Kemper Museum of Contemporary Art presents 8–12 exhibitions per year in the Charlotte Crosby Kemper Gallery, the Barbara & Paul Uhlmann Gallery, and the Kemper East Gallery. The Museum curates exhibitions from its Permanent Collection and of the work of emerging, midcareer, and established artists.
BioNexus KC’s annual Science to Art exhibition is a presentation of intrinsic images found in science. The purpose of Science to Art is to provide a platform for regional scientists to display and describe their research through the visual arts. Each of these remarkable images tells a personal research story and poetically captures the fieldwork performed by the scientists and their teams. These images were submitted by scientists from Columbia, Missouri to Manhattan, Kansas.
This/That brings to light ways of understanding art by methods of comparing and contrasting. Curated by the Kemper Teen Arts Council, the exhibition displays works of art from Kemper Museum’s Permanent Collection in pairs to encourage purposeful analyses and conversations. The Kemper Teen Arts Council has worked to create a space within the gallery that encourages questions and includes interactive elements that allow viewers to analyze these works of art in a meaningful and accessible way.
Kemper Museum of Contemporary Art’s fourth annual Atrium Project is a commissioned, site-specific installation by artist Angel Otero (b. 1981, Santurce, Puerto Rico; lives and works in Brooklyn, New York), a visual artist best known for his process-based paintings. While much of his works have been influenced by memories based in photographs and other family memorabilia combined with the gestures of twentieth century painting, his latest works highlight the artist’s unique process as a form of narrative in itself.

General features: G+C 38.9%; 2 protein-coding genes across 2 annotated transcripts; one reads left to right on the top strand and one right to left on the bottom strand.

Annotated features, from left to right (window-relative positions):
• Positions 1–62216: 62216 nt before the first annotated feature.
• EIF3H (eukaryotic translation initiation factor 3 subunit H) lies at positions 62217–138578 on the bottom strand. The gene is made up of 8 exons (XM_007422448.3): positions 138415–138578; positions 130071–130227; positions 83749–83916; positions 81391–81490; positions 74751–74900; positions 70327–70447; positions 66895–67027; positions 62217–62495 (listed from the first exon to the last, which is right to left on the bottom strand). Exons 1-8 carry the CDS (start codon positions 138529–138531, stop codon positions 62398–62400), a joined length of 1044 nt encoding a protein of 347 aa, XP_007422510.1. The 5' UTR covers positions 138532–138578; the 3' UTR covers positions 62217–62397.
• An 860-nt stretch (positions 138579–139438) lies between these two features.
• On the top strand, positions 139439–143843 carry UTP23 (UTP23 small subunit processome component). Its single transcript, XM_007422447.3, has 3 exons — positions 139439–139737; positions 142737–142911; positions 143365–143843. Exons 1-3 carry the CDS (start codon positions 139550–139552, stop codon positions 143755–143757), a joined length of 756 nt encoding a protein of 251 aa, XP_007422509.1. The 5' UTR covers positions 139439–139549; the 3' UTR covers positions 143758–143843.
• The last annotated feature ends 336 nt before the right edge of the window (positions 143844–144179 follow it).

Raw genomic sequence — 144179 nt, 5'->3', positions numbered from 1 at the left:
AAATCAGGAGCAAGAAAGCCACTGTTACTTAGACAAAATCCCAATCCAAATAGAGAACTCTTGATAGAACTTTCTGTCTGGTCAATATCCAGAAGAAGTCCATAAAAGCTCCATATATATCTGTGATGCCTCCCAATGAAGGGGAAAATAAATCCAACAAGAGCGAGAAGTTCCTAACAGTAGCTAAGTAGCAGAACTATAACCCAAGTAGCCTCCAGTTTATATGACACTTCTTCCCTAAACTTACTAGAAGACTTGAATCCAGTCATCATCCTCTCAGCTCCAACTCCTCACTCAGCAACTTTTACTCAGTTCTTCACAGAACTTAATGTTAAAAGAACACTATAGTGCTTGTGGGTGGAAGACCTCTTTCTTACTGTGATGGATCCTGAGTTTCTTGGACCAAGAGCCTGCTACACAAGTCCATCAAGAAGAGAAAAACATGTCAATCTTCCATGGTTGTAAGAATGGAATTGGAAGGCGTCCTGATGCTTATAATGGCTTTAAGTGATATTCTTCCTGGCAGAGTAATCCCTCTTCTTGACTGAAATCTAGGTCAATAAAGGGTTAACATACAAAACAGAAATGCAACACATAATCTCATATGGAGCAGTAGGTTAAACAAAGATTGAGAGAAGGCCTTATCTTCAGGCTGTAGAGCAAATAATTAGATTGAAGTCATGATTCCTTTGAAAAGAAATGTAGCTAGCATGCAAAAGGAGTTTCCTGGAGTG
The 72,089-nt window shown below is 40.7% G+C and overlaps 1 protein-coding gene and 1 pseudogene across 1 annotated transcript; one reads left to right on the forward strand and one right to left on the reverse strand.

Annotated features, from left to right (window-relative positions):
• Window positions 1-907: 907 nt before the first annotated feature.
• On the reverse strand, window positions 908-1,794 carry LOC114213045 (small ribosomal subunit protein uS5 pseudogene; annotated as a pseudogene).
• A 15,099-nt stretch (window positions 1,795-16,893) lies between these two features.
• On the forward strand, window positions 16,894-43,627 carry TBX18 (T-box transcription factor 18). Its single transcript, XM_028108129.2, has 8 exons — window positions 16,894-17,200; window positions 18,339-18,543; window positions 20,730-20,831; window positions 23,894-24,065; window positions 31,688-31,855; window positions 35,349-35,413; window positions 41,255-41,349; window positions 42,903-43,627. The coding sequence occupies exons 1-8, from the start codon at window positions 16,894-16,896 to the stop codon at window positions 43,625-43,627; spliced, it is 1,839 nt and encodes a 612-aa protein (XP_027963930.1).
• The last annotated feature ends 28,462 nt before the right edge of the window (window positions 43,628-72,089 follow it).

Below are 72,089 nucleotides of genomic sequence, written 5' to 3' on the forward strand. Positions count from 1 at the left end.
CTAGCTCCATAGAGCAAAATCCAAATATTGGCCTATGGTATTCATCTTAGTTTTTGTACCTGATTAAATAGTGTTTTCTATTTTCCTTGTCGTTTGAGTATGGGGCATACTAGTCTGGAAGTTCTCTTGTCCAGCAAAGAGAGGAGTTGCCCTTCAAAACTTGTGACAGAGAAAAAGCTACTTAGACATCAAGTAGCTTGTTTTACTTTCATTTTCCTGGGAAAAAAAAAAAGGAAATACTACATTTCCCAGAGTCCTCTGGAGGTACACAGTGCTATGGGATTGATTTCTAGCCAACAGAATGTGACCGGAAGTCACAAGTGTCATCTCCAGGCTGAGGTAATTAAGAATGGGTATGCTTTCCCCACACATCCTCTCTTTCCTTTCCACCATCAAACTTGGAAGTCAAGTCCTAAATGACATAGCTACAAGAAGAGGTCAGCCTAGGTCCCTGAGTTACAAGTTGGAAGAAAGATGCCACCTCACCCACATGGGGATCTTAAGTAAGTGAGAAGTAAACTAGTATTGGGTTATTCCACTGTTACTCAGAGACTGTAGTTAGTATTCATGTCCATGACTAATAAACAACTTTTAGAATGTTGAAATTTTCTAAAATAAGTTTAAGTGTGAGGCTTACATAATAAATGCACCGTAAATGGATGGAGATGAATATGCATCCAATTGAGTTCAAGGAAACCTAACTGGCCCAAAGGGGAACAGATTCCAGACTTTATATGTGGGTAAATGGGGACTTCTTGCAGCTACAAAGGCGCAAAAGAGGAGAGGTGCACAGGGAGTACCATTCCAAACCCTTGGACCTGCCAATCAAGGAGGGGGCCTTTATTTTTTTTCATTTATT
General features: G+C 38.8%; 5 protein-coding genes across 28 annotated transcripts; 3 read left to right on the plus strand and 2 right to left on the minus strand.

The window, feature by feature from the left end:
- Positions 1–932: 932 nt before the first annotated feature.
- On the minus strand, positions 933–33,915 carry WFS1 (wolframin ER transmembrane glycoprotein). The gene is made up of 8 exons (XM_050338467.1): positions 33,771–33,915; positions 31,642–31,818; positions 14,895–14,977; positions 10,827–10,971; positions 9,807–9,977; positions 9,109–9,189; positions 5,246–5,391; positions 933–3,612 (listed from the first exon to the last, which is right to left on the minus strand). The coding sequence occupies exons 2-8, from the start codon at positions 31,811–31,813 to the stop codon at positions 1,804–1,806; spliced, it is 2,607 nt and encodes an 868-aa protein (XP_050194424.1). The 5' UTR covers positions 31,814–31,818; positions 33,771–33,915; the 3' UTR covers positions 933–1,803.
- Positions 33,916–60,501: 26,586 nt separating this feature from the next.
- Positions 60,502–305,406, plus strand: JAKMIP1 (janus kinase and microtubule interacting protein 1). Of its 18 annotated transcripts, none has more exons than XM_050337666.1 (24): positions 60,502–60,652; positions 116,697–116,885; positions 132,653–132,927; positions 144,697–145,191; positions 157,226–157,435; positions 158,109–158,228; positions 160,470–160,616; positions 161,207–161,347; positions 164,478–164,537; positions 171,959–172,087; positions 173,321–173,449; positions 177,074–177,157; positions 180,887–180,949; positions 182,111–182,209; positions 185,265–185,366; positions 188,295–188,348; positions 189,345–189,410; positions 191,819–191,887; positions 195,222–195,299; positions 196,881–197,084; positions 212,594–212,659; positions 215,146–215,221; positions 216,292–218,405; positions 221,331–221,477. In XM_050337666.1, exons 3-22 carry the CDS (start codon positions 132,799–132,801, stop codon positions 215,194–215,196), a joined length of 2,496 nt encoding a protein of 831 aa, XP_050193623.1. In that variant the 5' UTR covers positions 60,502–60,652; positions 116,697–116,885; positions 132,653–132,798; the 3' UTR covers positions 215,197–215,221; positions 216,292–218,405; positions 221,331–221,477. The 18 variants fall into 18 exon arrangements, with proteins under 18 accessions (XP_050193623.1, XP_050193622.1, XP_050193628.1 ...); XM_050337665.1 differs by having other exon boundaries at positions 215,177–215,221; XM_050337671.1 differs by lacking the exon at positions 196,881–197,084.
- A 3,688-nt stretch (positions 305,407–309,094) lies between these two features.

Hew Locke: Here’s the Thing is the most comprehensive exhibition to date of work by British artist Hew Locke and involves a wide range of media: painting, drawing, photography, sculpture, and installation. Locke explores the languages of colonial and postcolonial power and the symbols through which different cultures assume and assert identity. Activating his awareness of colonial impact, Locke modifies historical source material and artifacts to focus attention on the United Kingdom, its monarchy, and his (then newly independent) childhood home of Guyana in South America.
Kemper Museum of Contemporary Art is partnering again with Charlotte Street Foundation to host the Charlotte Street Visual Artist Award exhibition, featuring recent works by Kansas City-based artists Boi Boy, Megan Pobywajlo, and Fatimah Tuggar.